Light arises noticeably later in the mornings. At 6 am, it is still dark out! Fall is coming. Even so, I got up just after 6, cooked some oatmeal, got ready, and hit the trail at 7:08. I walked out of the woods, back down to the trail where I had my dinner last night, through a meadow, and soon after came to two much nicer campsites. Oh, well. It turned out that I had gotten one of my best night’s sleep last night, actually. No animals bothered me (probably because I wasn’t sleeping in a place people normally sleep).
Luckily I had my strength back today! I made my way through the first part of the day quickly. A man headed up the hill towards me wanted to inform me where I could get water before the lake (around 15 miles away). I had 2 1/2 liters on me! Sometimes, I think I must have “helpless” written across my forehead, but actually, it seems these guys are the ones who haven’t planned where to get their water and have gotten themselves in bad situations because of it.
I reached the last possible place to camp before the tundra sometime after 11, where there was a side trail to a “great view.” I decided to check it out. It really wasn’t worth it… Maybe it was great if you weren’t going to climb any higher!
I continued on, committing myself to cross Indian Ridge in the afternoon. I took a snack break about a mile before entering the tundra and I could see the exposed terrain from this spot. It looked beautiful!
At 12:08, I reached the “tundra”. It was not as exposed as the guidebook made it seem! There were scattered evergreens and scrub brush throughout- many places to dive into if lightning struck! I couldn’t understand why there were such dire warnings about this section!
At one point, I heard a man’s voice, which surprised me, especially since I saw no one. Later, I saw two backpackers ahead of me, climbing the switchbacks. I scared two more grouse and saw a weasel on top of some rocks! It was so cute! It was too quick for me to get a picture, though. The sight of a new animal made me very happy.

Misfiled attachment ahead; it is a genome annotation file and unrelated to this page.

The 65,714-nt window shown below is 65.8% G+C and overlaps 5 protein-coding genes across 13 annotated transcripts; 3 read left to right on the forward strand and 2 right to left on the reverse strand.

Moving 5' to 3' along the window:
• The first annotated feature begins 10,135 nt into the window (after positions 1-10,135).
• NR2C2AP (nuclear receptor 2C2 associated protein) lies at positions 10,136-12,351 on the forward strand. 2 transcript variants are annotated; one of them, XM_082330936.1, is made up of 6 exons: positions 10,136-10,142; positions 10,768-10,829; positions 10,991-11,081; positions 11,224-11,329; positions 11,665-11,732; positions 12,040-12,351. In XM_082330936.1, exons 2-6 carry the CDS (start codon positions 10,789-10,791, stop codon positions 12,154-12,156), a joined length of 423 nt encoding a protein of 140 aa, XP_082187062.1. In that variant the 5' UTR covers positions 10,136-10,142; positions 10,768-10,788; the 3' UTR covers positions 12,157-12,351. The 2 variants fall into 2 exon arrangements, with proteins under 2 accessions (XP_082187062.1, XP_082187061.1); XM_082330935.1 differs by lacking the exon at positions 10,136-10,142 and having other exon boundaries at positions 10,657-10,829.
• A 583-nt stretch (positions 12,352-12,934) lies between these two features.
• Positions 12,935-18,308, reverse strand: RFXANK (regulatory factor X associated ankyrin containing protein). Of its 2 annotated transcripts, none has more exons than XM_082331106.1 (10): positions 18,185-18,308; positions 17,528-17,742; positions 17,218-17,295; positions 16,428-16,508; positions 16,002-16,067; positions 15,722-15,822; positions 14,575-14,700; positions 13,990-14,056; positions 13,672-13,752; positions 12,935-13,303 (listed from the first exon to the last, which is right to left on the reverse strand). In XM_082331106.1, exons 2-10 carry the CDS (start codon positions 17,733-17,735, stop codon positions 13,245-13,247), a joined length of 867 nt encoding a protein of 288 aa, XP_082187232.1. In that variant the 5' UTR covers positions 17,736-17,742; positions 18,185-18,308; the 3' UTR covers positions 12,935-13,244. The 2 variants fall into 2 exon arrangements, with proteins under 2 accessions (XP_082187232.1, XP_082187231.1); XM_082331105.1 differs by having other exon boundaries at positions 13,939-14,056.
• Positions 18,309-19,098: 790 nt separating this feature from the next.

A bit later on, I caught up to the couple who were now eating on the grass. They didn’t even hear me when I was right behind them while I took a picture of the view! When they did notice me, they were very friendly and asked if I was coming from Denver. The man asked how old I was. “You look 22,” he said. His wife thought I looked 23. (I’m not sure how people were getting these impressions…). They commented on how I was almost done and I said I was kind of sad about that. They said they felt the same way. I had been doing a good job of enjoying my time in the last segment, as well as thinking of things to look forward to when I got home, though. (It’s always a tough transition).
The couple was from VT and had started their hike in segment 18. The guy was a writer and wanted to take photos of the mountain bikers out here and interview them about their gear for an article. I had been standing on the trail with my backpack on the entire time we were talking, and finally decided I might as well have my lunch, too, if we were going to keep chatting. We talked about the AT and the problems I had with certain people on it. They were very sympathetic and wondered what could be done to prevent such problems in the future. We talked about the thru-hikers on the CT this year that we had both met (Andrew, who we agreed should be called Andre, and Chad and Jasmine, all of whom were really nice). We also talked about the PCT and the John Muir trail (which they had hiked). They finished eating first and took off, but it didn’t take me long to overtake them again.
The rest of the hike on the ridge was beautiful and the climbing wasn’t too difficult! I had asked the spirits for a clear day and they had delivered!